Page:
Sunday, December 20, 2009
by Leslie Barron
Never Too Old for Recess
With only one week left of volunteering it makes me think about how my relationship with the students has changed over the course of the semester. The first couple times I worked in the classroom I was nervous because I had difficulty understanding the teacher and the students. I was not used to how fast they talked and was constantly trying to focus on making sure I knew what was going on and what the teacher wanted me to do. The students sit on the rug in the class every morning to begin their lesson and I just remember how lost I was after the first day when they were all talking so fast it was hard for me to understand what they were saying. When interacting with the students, we just worked on the task at hand, usually reading or writing. Usually I would have to ask them to slow down or repeat what they had said. I caught on to some of their conversations with each other but did not get involved. I was always nervous but excited to go back the next time. The students were at first were shy around me as well. It was hard to get completely comfortable around them, because unlike some other Illinois students who volunteer and work with one student outside of the classroom, I am always in the classroom trying to help all the students. I cannot give my individual attention to only one.
Even though it was a difficult situation for me at first, the experience I had this past Tuesday while volunteering makes me grateful that I have gotten to know so many of the kids. After reading and writing, the students have morning recess. Instead of waiting inside, I decided to go out and play with them on the playground – I mean, why not? The kids all wanted to play tag so they decided what home base was and then we all started running. I actually was having a blast. Running around playing with the kids made me realize two things. First of all, my conversational Spanish has definitely improved immensely over the course of the semester. While running around I was able to laugh and joke with the kids without thinking about what I was saying. I was comfortable speaking in Spanish. In addition, when two of the students got in a fight I was able to communicate with them about what happened and then explain to the teacher outside in English what the problem was. It was natural to go back and forth between the two languages. This was definitely a goal of mine this semester. The other thing I realized was how big of an impact I have had on many of the students this semester. They all wanted to run where I ran and grab on to me while we were safe on home base. Not only have I been able to help them with their academics, I have really gotten to know a lot of them and learn about their families. It is obvious that they trust me and feel comfortable around me as well now.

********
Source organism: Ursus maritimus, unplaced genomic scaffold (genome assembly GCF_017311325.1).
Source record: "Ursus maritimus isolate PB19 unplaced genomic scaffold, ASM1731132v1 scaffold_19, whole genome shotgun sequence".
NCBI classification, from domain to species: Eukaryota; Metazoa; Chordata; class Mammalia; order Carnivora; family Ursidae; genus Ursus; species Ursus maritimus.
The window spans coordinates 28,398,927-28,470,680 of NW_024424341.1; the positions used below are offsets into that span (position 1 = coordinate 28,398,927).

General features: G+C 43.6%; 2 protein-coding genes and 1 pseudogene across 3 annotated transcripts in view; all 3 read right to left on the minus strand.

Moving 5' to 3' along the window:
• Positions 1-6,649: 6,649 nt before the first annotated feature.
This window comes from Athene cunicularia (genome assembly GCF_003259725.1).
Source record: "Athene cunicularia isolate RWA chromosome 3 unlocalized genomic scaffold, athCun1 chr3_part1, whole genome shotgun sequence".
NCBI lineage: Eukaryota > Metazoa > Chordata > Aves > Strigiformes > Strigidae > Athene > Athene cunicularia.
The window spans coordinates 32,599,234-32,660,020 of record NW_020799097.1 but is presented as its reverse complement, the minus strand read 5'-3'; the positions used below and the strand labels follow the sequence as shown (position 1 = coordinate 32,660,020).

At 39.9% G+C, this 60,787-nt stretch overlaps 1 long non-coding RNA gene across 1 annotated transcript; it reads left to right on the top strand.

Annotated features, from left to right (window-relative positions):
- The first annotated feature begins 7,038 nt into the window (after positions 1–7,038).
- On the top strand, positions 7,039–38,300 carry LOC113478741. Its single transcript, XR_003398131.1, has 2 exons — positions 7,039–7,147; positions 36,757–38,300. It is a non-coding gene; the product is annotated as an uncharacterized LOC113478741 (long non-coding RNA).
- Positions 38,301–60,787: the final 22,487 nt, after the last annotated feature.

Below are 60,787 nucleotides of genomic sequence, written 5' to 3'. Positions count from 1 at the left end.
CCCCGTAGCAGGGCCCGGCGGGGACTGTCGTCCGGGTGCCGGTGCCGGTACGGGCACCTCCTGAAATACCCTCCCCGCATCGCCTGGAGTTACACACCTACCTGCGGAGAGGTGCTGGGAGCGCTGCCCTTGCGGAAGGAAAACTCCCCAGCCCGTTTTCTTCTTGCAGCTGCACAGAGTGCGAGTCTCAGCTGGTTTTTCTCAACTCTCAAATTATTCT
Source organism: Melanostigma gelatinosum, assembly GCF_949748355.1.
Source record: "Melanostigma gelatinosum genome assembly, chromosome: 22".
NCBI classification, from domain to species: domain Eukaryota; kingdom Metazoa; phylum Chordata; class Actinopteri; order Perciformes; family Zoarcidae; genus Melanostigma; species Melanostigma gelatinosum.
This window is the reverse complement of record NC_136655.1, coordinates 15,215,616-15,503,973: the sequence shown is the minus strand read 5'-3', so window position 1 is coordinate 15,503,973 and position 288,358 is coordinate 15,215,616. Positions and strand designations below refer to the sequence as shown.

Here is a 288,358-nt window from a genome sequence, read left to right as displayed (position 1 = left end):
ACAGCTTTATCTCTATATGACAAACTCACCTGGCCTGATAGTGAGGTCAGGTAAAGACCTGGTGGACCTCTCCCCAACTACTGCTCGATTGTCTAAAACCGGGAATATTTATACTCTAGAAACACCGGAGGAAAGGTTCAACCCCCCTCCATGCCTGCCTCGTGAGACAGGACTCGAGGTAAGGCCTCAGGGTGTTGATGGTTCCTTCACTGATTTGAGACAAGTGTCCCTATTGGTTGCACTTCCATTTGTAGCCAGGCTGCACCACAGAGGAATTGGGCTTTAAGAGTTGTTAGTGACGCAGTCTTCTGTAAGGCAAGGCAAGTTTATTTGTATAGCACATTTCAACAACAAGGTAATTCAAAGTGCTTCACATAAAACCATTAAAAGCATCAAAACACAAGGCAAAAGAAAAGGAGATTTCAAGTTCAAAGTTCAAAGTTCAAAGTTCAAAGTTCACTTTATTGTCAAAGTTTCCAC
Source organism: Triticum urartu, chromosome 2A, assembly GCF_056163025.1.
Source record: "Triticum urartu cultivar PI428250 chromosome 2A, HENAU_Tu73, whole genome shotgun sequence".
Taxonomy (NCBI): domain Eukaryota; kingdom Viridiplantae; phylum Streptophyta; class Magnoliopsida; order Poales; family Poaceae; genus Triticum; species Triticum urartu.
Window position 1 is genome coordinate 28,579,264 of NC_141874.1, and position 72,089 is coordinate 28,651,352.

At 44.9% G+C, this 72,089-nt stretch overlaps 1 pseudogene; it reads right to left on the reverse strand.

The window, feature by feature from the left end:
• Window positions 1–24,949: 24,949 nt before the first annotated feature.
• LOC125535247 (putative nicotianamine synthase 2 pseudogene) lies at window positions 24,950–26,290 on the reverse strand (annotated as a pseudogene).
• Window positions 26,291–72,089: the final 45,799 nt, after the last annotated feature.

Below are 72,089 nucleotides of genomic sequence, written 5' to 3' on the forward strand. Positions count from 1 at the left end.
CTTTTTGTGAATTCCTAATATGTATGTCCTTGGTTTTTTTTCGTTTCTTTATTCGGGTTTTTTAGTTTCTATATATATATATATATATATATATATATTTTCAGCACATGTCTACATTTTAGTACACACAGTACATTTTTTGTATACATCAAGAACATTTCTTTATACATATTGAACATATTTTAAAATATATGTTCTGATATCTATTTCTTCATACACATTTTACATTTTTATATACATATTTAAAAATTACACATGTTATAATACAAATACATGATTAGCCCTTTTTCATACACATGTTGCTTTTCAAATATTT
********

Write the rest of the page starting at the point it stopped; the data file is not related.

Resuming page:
Thinking about the time spent at Leal this semester I am able to look back and see how my relationships with the students have grown as I have gotten to know them better and have been able to speak with them about non school related things as well. When the conversations started to get easier I started to have much more fun with the kids. Every morning when I walk into the classroom their faces light up and before I even have the chance to put my things down they all yell “maestra” because they each want me to work with them that morning. At the beginning of the semester scheduling time and waking up early to volunteer was a hassle, but now I genuinely look forward to going in and seeing the kids – well at least after I manage to get out of bed. I know I have helped them this semester, but they have also helped me. I believe my time spent volunteering will really pay off next semester when I go abroad to Granada. I am much more comfortable with the language now and am much better at getting my point across even if I do not know all of the vocabulary. After I get back from Spain I want to continue to volunteer at Leal because I have had such a good experience there this semester.